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Me and Finn and our mission from doG

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Two years ago I was in Boston for the Dodman/Dunbar seminar and that Friday night found me driving around my old stomping grounds, with both my dogs in tow. I just didn’t feel comfortable leaving the dogs at my parent’s house. They are not getting any younger, and my Mom has a habit of stepping over the dogs while they stalk her in the kitchen, instead of asking them to move, or get out, and I was afraid she might fall.

My parents were already watching my sister’s lovely Golden pup Tallulah, and one pup was one pup a plenty.No sooner had I left the house when bam, I was pulled over by the police. My dogs didn’t even lift their heads when I rolled down the window.

To truly appreciate this story, you have to read the words of the cop with the voice inflections of Dan Aykroyd. Think Blues Brothers.That is just what he sounded like. “License and registration Ma’am.”Looks for license, can see friends that I haven’t seen in years going in Bill Ash’s bar, and I smiled a big smile just as the cop’s flashlight shines into my pocketbook.

“What’s in the plastic bag ma’am?”

Flashback to high school. Blood pressure shoots up.

“Plastic bag? Huh?”

Looks into pocketbook and sees old cheese from a dog training session the day before. Ok, maybe the day or so before that even.

Showed cop entire contents of bag before pulling out dead cheese and stifled a giggle.

Dogs heard rustling of bag and stood up, looked expectantly at cop.

Cop pointed flashlight on dog’s snouts, lingered on Collie’s long snouty.

“That is old cheese, I am a dog trainer”, I say a bit sheepishly.

After I got the speech about next time use a blinker, and driving to endanger, and answered  questions about if I had moved out of state because my license in MA was revoked the flashlight is again pointed at the Collie.

“People do that you know Ma’am.”

No, I didn’t know that.

“What kind of dog is that Ma’am?”
“Collie.”

“Doesn’t look like a Collie Ma’am.”

‘It’s a Collie.”

“Doesn’t Look like any Collie I have ever seen. What is he mixed with?”

“It is a Collie, a Smooth Collie.”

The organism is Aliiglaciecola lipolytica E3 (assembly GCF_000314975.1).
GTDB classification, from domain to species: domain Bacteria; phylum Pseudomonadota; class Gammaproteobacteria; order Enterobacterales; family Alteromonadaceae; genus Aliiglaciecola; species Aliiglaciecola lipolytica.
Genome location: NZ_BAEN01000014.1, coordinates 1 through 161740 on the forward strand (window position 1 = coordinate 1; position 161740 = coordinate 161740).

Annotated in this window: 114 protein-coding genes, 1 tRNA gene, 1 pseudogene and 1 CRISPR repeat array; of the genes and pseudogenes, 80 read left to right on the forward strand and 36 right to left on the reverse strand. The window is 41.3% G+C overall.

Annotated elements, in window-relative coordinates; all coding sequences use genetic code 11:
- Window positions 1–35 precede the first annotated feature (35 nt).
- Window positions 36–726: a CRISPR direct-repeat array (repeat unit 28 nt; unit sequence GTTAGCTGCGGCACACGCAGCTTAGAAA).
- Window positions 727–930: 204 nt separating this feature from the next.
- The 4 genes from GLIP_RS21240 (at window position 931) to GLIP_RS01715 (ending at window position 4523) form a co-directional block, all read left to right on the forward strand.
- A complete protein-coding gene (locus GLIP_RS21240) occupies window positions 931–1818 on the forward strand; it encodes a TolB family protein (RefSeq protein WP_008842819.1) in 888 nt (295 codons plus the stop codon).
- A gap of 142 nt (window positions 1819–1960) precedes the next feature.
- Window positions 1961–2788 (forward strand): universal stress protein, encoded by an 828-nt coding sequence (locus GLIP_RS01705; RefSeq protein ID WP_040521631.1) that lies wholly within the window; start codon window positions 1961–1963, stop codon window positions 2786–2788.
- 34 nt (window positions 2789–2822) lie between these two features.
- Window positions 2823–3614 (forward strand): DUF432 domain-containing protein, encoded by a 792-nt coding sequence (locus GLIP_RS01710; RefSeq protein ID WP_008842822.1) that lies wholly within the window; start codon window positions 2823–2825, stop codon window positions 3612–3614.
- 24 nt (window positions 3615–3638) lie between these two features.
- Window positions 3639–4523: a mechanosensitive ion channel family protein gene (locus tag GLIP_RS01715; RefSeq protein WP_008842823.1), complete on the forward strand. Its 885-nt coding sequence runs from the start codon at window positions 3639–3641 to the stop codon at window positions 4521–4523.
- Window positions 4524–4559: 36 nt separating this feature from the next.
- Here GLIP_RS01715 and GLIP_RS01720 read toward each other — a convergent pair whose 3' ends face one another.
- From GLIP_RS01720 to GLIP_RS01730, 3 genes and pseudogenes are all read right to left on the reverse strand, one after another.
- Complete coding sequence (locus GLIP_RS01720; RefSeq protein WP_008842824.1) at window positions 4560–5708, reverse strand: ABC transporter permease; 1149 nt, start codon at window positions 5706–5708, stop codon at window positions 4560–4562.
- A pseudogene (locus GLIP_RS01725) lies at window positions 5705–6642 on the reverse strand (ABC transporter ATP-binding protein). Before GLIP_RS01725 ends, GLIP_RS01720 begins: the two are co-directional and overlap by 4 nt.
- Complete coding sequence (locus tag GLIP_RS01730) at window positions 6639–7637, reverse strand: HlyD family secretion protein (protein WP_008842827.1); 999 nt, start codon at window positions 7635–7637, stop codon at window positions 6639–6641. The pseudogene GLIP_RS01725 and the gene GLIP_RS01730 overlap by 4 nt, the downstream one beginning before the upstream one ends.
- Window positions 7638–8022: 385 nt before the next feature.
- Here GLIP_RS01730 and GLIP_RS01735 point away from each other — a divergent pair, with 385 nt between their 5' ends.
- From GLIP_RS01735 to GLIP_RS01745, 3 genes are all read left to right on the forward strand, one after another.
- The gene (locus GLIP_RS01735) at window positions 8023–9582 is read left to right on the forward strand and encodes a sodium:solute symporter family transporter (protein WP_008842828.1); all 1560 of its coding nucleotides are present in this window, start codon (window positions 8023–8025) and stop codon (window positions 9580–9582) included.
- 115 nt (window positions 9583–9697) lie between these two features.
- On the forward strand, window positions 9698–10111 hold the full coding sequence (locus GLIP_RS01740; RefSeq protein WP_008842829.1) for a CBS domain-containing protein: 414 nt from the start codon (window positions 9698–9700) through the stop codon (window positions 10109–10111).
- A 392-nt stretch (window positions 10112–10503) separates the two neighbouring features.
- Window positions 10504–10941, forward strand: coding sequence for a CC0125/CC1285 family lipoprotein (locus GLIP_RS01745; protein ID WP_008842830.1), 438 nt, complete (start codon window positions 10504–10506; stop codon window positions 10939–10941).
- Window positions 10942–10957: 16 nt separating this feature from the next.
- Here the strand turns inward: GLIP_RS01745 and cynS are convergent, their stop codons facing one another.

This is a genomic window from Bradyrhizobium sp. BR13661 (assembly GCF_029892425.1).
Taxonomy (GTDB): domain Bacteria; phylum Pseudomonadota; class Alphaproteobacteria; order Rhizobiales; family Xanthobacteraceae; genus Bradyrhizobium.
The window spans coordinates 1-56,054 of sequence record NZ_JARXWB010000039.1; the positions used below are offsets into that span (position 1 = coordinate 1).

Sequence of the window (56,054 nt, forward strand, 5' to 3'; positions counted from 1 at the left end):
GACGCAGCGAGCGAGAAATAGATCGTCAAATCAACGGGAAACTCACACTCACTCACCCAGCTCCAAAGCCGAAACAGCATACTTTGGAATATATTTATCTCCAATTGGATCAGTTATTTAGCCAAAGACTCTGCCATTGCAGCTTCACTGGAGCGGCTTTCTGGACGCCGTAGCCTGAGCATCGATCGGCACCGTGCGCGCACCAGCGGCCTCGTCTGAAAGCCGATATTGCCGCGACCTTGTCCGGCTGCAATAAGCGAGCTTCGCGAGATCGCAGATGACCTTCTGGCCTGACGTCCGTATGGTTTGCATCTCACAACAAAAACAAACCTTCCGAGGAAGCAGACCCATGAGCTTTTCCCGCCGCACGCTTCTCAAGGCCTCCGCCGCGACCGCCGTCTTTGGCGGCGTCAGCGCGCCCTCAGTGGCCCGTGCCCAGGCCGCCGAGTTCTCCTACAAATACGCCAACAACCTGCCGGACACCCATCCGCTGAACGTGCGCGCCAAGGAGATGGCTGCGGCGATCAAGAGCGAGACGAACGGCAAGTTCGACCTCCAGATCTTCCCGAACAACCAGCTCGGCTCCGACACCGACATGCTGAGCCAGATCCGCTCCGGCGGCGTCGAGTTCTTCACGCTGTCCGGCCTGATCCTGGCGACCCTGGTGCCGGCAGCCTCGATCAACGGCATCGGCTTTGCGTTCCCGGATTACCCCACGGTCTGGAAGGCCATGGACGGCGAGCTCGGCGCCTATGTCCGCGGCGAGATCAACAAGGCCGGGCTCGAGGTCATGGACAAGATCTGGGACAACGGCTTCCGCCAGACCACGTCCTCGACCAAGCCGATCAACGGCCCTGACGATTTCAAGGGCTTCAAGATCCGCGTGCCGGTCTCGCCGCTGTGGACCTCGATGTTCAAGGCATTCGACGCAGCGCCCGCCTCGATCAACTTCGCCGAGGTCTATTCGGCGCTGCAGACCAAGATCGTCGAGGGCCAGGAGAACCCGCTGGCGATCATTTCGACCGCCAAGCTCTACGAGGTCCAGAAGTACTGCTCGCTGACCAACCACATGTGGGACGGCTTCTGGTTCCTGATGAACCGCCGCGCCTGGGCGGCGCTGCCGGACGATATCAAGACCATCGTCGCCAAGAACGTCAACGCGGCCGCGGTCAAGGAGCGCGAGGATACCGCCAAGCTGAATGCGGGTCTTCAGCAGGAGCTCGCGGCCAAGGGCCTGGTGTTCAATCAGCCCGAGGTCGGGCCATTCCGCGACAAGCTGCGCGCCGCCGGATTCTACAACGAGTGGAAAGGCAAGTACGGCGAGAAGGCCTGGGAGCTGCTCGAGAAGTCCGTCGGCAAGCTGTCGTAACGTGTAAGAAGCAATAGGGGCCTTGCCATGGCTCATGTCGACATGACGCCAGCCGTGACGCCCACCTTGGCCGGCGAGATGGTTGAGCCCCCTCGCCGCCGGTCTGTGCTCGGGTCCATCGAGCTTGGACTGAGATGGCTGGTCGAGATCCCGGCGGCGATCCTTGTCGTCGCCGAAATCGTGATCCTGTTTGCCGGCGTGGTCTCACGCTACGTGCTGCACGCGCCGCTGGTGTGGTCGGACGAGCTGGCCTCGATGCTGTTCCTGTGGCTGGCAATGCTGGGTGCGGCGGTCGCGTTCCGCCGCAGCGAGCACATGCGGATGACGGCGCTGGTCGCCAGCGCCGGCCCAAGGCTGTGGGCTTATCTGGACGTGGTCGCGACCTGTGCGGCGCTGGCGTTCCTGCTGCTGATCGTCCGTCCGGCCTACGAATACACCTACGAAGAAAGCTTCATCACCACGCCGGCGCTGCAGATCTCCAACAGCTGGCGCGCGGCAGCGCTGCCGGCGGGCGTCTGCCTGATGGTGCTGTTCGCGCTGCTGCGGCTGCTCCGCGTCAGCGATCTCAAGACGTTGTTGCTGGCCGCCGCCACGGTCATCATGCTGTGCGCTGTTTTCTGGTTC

“Did you shave the Collie Ma’am?”

Tried really really hard not to laugh, and at that point I looked in the rear view mirror and both sides of the car for a camera crew. I thought for a sec that maybe I was being filmed for one of those TV shows.

“No, he is a Smooth, they come that way.

Awkward pause.

“I never heard of the  Smooth Collie Ma’am” he tells me sounding more Dan Akyroyd than ever.  I then proceeded to give him the history of the Collie through the ages, and a lineage lesson on both his parents.  I think I heard him gasp when I told him that Smooth and Rough can be in the same litter.

He points flashlight back to Collie.

“Are they a nice family dog Ma’am?”

“Yes, pretty nice dog, a little barky though, like a Sheltie.”

I am getting a little punchy and looked again for hidden cameras.

“But are they good with the kids Ma’am?”  I am getting thirsty now and I can see more of my  friends walk into the bar.

“Yes, pretty nice, if you don’t mind a bit of barking.”

Went in for the win and milked the family dog angle.

“I have three kids and the Collie loves them.”

“Can I give the Collie a bit of the old cheese Ma’am?”

I looked around again for a hidden for camera before saying “sure, here you go.”

Then I got a speech about defensive driving and how I needed to take note that I wasn’t in Maine anymore, and to please have a safe night; and then he asked me to please not keep the dogs out too late. After I drove off and parked just up the block, I gave the Collie the rest of the cheese before meeting my old friends at the bar.Then I told the story to everyone I know, and we laughed – a lot.

Turns out that Finney is not the  only animal that helped someone get out of moving violation.  Check out the fine work of this kitteh.

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